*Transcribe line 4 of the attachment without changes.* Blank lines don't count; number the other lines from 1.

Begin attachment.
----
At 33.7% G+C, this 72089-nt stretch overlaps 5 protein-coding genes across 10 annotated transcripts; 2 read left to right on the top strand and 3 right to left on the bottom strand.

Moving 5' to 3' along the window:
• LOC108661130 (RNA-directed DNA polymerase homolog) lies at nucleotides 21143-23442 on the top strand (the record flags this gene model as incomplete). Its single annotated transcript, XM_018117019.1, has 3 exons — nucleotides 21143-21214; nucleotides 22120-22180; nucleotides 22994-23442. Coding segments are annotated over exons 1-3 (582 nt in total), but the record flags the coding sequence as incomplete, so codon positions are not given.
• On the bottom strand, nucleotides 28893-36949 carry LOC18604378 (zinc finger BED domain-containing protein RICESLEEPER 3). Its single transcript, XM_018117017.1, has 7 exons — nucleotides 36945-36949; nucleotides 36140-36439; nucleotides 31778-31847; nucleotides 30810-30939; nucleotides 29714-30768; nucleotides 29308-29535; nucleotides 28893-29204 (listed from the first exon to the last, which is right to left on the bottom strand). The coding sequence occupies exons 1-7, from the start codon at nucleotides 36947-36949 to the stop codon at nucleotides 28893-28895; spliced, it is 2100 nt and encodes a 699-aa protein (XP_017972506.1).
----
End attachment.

• On the bottom strand, nucleotides 28893-36949 carry LOC18604378 (zinc finger BED domain-containing protein RICESLEEPER 3). Its single transcript, XM_018117017.1, has 7 exons — nucleotides 36945-36949; nucleotides 36140-36439; nucleotides 31778-31847; nucleotides 30810-30939; nucleotides 29714-30768; nucleotides 29308-29535; nucleotides 28893-29204 (listed from the first exon to the last, which is right to left on the bottom strand). The coding sequence occupies exons 1-7, from the start codon at nucleotides 36947-36949 to the stop codon at nucleotides 28893-28895; spliced, it is 2100 nt and encodes a 699-aa protein (XP_017972506.1).